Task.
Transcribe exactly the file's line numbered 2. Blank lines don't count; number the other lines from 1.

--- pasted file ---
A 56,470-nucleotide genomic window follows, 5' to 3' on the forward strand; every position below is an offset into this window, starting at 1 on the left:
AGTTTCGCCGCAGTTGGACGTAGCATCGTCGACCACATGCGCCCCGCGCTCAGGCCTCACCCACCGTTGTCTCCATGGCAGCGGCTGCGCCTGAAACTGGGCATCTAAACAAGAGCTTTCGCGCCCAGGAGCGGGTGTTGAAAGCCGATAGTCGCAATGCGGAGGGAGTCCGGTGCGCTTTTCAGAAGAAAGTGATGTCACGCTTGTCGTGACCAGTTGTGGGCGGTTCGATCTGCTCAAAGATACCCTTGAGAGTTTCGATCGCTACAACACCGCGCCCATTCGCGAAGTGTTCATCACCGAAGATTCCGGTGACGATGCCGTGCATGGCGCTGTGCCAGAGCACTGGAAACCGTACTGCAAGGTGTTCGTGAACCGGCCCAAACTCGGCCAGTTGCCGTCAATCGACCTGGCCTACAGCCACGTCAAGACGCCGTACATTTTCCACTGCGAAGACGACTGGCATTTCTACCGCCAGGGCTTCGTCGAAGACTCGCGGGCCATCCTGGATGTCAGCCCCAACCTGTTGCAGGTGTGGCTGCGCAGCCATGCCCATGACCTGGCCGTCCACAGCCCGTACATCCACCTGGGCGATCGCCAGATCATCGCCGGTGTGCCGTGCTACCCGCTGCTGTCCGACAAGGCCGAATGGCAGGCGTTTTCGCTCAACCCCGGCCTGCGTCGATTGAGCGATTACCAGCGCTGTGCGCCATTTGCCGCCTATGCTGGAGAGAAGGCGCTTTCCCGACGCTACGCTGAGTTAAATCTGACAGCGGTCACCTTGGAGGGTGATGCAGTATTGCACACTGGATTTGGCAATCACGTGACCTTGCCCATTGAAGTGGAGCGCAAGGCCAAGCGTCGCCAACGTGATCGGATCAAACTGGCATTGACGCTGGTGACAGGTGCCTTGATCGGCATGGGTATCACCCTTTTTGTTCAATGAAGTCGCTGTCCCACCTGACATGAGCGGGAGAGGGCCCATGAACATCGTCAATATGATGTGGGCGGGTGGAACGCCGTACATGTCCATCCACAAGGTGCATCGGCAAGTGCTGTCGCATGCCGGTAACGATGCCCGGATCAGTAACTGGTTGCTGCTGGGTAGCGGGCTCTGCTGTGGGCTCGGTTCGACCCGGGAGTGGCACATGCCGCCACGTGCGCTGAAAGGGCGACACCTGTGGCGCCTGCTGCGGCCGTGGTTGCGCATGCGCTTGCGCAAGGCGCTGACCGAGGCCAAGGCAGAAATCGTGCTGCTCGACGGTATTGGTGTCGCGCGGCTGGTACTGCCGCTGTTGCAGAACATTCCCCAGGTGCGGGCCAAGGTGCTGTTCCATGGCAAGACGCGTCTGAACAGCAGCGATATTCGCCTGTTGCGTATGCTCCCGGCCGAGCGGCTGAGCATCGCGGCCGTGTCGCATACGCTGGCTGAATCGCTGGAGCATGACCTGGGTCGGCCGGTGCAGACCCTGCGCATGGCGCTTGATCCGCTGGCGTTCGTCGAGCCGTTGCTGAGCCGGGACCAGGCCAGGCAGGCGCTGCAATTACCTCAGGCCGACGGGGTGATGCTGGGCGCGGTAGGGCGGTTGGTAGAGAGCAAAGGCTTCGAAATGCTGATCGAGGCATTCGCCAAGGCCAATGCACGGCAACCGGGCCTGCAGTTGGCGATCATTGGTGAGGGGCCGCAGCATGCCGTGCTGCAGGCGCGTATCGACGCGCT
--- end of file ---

AGTTTCGCCGCAGTTGGACGTAGCATCGTCGACCACATGCGCCCCGCGCTCAGGCCTCACCCACCGTTGTCTCCATGGCAGCGGCTGCGCCTGAAACTGGGCATCTAAACAAGAGCTTTCGCGCCCAGGAGCGGGTGTTGAAAGCCGATAGTCGCAATGCGGAGGGAGTCCGGTGCGCTTTTCAGAAGAAAGTGATGTCACGCTTGTCGTGACCAGTTGTGGGCGGTTCGATCTGCTCAAAGATACCCTTGAGAGTTTCGATCGCTACAACACCGCGCCCATTCGCGAAGTGTTCATCACCGAAGATTCCGGTGACGATGCCGTGCATGGCGCTGTGCCAGAGCACTGGAAACCGTACTGCAAGGTGTTCGTGAACCGGCCCAAACTCGGCCAGTTGCCGTCAATCGACCTGGCCTACAGCCACGTCAAGACGCCGTACATTTTCCACTGCGAAGACGACTGGCATTTCTACCGCCAGGGCTTCGTCGAAGACTCGCGGGCCATCCTGGATGTCAGCCCCAACCTGTTGCAGGTGTGGCTGCGCAGCCATGCCCATGACCTGGCCGTCCACAGCCCGTACATCCACCTGGGCGATCGCCAGATCATCGCCGGTGTGCCGTGCTACCCGCTGCTGTCCGACAAGGCCGAATGGCAGGCGTTTTCGCTCAACCCCGGCCTGCGTCGATTGAGCGATTACCAGCGCTGTGCGCCATTTGCCGCCTATGCTGGAGAGAAGGCGCTTTCCCGACGCTACGCTGAGTTAAATCTGACAGCGGTCACCTTGGAGGGTGATGCAGTATTGCACACTGGATTTGGCAATCACGTGACCTTGCCCATTGAAGTGGAGCGCAAGGCCAAGCGTCGCCAACGTGATCGGATCAAACTGGCATTGACGCTGGTGACAGGTGCCTTGATCGGCATGGGTATCACCCTTTTTGTTCAATGAAGTCGCTGTCCCACCTGACATGAGCGGGAGAGGGCCCATGAACATCGTCAATATGATGTGGGCGGGTGGAACGCCGTACATGTCCATCCACAAGGTGCATCGGCAAGTGCTGTCGCATGCCGGTAACGATGCCCGGATCAGTAACTGGTTGCTGCTGGGTAGCGGGCTCTGCTGTGGGCTCGGTTCGACCCGGGAGTGGCACATGCCGCCACGTGCGCTGAAAGGGCGACACCTGTGGCGCCTGCTGCGGCCGTGGTTGCGCATGCGCTTGCGCAAGGCGCTGACCGAGGCCAAGGCAGAAATCGTGCTGCTCGACGGTATTGGTGTCGCGCGGCTGGTACTGCCGCTGTTGCAGAACATTCCCCAGGTGCGGGCCAAGGTGCTGTTCCATGGCAAGACGCGTCTGAACAGCAGCGATATTCGCCTGTTGCGTATGCTCCCGGCCGAGCGGCTGAGCATCGCGGCCGTGTCGCATACGCTGGCTGAATCGCTGGAGCATGACCTGGGTCGGCCGGTGCAGACCCTGCGCATGGCGCTTGATCCGCTGGCGTTCGTCGAGCCGTTGCTGAGCCGGGACCAGGCCAGGCAGGCGCTGCAATTACCTCAGGCCGACGGGGTGATGCTGGGCGCGGTAGGGCGGTTGGTAGAGAGCAAAGGCTTCGAAATGCTGATCGAGGCATTCGCCAAGGCCAATGCACGGCAACCGGGCCTGCAGTTGGCGATCATTGGTGAGGGGCCGCAGCATGCCGTGCTGCAGGCGCGTATCGACGCGCT